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Rover 400 (1995 - 1999)

CLASS WITHOUT THE COST (some text hidden)

BY JONATHAN CROUCH

Introductionword count: 79

The Rover 400 announced in 1995 was the last of the company's collaborations with Honda. It was based on the same design used by the Japanese company's Civic five-door but was executed with a touch more class. Chrome and wood touches couldn't, however, hide the fact that, despite Rover's claims, this was not a Mondeo-sized car. Think Escort and you'll be pleasantly surprised to find the Rover a little larger than you expect. It's a sound family hatchback all-rounder.

Modelsword count: 35

Models Covered: 4dr saloon & 5dr hatch, 1.4 8v & 16v, 1.6, 2.0 turbo diesel & intercooled turbo diesel [base, i, Si, SE, SLi, GSi, iE, iS, iL, XL, Executive, D, SD, SDi, SLDi, GSDi]

Historyword count: 287

At its launch in May 1995, Rover intended to establish the 400 as the class-conscious choice amongst buyers who would otherwise have chosen Escorts or Astras. A five-door hatchback was on offer first, with a smart saloon version added in March 1996. To be honest, you could probably guess at the 400's aspirations from the liberal use of chrome and walnut, intended to set Rover's mid-ranger further apart from the shopping car set. Plus, of course, there was that trademark chrome grille, stylishly incorporated into an imposing front end. Under the bonnet, the hardware was virtually all Rover's own, with the bulk of the range made up of British-built award-winning 1.4, 1.6 and 2.0-litre 16-valve petrol engines. Only the 1.6-litre automatic had Honda power. The first 2.0-litre turbo diesels were introduced in December 1995, with the range widened to include the saloon in March 1996. Air conditioning was added to most models in June 1997. The saloon models were identifiable by clear front indicator lamps (a styling tweak carried over to the hatchback in 1998). The line-up received its last range of revisions in 400 form in May 1999, when the trim line-up was revised to run from SEi, to iE, then iL and iS (which for the previous two months had been special editions), then XL and Executive. At this point, the lower-powered of the two turbo diesels was dropped, with only the 105bhp unit retained. The 45, replacing the 400, was announced in October 1999 with a distinctive four-headlight nose and numerous detail styling and mechanical changes. These include the availability of Rover's own CVT automatic transmission, in place of the previous Honda unit, and the V6 engine promised but never delivered for the 400.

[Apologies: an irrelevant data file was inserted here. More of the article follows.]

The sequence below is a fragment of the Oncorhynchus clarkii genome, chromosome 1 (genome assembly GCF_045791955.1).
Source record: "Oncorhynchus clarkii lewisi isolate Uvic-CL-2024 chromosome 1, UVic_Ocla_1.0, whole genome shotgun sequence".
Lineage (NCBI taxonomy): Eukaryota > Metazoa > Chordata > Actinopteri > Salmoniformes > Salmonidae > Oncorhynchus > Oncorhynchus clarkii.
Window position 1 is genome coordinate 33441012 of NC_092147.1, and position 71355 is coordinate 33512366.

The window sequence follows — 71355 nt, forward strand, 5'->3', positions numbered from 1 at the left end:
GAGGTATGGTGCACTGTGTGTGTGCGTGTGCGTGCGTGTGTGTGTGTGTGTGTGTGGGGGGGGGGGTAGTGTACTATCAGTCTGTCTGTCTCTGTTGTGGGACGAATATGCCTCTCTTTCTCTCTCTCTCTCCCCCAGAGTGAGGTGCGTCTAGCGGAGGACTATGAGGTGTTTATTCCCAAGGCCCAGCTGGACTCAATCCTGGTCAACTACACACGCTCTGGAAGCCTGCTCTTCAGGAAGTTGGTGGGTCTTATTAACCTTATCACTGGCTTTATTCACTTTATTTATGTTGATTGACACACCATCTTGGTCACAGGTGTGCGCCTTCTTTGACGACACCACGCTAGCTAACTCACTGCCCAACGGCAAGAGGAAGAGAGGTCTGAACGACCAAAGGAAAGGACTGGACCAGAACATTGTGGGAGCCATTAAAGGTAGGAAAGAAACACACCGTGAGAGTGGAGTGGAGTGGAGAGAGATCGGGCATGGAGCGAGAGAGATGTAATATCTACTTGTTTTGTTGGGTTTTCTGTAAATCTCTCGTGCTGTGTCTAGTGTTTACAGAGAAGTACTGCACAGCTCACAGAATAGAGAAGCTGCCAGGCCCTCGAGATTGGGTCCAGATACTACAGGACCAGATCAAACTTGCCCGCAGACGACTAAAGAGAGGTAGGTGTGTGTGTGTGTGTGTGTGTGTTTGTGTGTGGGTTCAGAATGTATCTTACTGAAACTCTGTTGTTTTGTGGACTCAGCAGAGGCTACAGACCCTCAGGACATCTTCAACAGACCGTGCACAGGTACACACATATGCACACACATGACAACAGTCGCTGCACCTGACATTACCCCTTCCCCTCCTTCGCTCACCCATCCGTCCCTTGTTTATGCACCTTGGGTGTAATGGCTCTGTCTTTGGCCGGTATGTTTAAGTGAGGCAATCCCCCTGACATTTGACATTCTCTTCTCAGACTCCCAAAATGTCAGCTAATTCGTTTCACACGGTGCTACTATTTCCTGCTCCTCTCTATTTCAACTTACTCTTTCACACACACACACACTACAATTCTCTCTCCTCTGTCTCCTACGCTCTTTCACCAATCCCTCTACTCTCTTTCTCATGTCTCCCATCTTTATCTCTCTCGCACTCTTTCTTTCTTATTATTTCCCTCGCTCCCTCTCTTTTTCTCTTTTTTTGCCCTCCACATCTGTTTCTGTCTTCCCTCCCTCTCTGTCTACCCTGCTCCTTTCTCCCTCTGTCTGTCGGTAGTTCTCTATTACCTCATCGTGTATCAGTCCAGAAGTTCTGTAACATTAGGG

What You Getword count: 148

As we've said, the 400 is a little larger than its family hatchback rivals, some six inches longer than an Escort and a foot longer than Peugeot's 306. Five adults can be accommodated reasonably comfortably, but more impressive is the capacious boot, which makes the most of the Rover's extra inches. Inside the cabin, there isn't quite as much room as the exterior packaging suggests. Still, user-friendly features include plenty of oddment space for maps, tapes and coins and you'll find that the stereo display is separate from the actual unit, making the theft of it effectively pointless. Every model will have a driver's airbag, while a passenger-side `bag was an option below SLi level. On the security front, a dual perimetric and volumetric alarm system with passive engine immobilisation was also standard across the range. Most versions have electric front windows and, from June 1997, air conditioning.

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Category: Compact Family Cars

Performance
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Handling
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Space
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